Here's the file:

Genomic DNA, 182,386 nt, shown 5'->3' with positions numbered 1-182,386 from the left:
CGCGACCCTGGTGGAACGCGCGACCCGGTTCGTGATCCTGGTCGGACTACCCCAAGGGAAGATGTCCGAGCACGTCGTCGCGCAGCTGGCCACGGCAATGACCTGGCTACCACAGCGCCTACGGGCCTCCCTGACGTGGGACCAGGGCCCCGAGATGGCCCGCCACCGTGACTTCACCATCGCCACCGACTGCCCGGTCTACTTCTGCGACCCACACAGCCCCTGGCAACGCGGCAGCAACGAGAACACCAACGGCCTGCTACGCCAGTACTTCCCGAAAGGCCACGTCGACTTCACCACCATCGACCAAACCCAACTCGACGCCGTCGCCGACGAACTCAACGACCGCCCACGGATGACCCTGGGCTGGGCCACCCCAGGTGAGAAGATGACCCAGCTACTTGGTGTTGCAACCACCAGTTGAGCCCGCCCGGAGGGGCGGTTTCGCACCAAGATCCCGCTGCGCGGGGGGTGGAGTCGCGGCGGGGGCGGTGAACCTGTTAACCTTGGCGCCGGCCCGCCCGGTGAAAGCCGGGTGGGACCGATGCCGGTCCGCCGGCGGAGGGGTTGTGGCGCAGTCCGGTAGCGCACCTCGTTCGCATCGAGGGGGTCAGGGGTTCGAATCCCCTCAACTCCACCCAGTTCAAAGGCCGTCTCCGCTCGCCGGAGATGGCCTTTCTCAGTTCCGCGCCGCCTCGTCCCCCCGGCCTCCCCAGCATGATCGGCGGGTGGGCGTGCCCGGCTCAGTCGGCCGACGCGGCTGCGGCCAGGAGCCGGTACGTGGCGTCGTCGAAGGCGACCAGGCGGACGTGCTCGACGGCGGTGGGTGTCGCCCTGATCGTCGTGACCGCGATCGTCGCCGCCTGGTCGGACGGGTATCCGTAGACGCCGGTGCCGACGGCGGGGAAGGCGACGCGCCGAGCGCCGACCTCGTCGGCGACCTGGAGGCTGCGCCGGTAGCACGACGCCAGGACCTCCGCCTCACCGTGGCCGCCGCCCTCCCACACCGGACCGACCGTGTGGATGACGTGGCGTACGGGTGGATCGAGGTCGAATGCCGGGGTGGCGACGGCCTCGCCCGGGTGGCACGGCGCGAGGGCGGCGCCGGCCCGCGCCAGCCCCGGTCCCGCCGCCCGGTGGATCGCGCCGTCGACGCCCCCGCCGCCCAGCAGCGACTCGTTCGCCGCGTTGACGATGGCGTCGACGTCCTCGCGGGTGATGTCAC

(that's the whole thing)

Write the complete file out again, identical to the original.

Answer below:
Genomic DNA, 182,386 nt, shown 5'->3' with positions numbered 1-182,386 from the left:
CGCGACCCTGGTGGAACGCGCGACCCGGTTCGTGATCCTGGTCGGACTACCCCAAGGGAAGATGTCCGAGCACGTCGTCGCGCAGCTGGCCACGGCAATGACCTGGCTACCACAGCGCCTACGGGCCTCCCTGACGTGGGACCAGGGCCCCGAGATGGCCCGCCACCGTGACTTCACCATCGCCACCGACTGCCCGGTCTACTTCTGCGACCCACACAGCCCCTGGCAACGCGGCAGCAACGAGAACACCAACGGCCTGCTACGCCAGTACTTCCCGAAAGGCCACGTCGACTTCACCACCATCGACCAAACCCAACTCGACGCCGTCGCCGACGAACTCAACGACCGCCCACGGATGACCCTGGGCTGGGCCACCCCAGGTGAGAAGATGACCCAGCTACTTGGTGTTGCAACCACCAGTTGAGCCCGCCCGGAGGGGCGGTTTCGCACCAAGATCCCGCTGCGCGGGGGGTGGAGTCGCGGCGGGGGCGGTGAACCTGTTAACCTTGGCGCCGGCCCGCCCGGTGAAAGCCGGGTGGGACCGATGCCGGTCCGCCGGCGGAGGGGTTGTGGCGCAGTCCGGTAGCGCACCTCGTTCGCATCGAGGGGGTCAGGGGTTCGAATCCCCTCAACTCCACCCAGTTCAAAGGCCGTCTCCGCTCGCCGGAGATGGCCTTTCTCAGTTCCGCGCCGCCTCGTCCCCCCGGCCTCCCCAGCATGATCGGCGGGTGGGCGTGCCCGGCTCAGTCGGCCGACGCGGCTGCGGCCAGGAGCCGGTACGTGGCGTCGTCGAAGGCGACCAGGCGGACGTGCTCGACGGCGGTGGGTGTCGCCCTGATCGTCGTGACCGCGATCGTCGCCGCCTGGTCGGACGGGTATCCGTAGACGCCGGTGCCGACGGCGGGGAAGGCGACGCGCCGAGCGCCGACCTCGTCGGCGACCTGGAGGCTGCGCCGGTAGCACGACGCCAGGACCTCCGCCTCACCGTGGCCGCCGCCCTCCCACACCGGACCGACCGTGTGGATGACGTGGCGTACGGGTGGATCGAGGTCGAATGCCGGGGTGGCGACGGCCTCGCCCGGGTGGCACGGCGCGAGGGCGGCGCCGGCCCGCGCCAGCCCCGGTCCCGCCGCCCGGTGGATCGCGCCGTCGACGCCCCCGCCGCCCAGCAGCGACTCGTTCGCCGCGTTGACGATGGCGTCGACGTCCTCGCGGGTGATGTCAC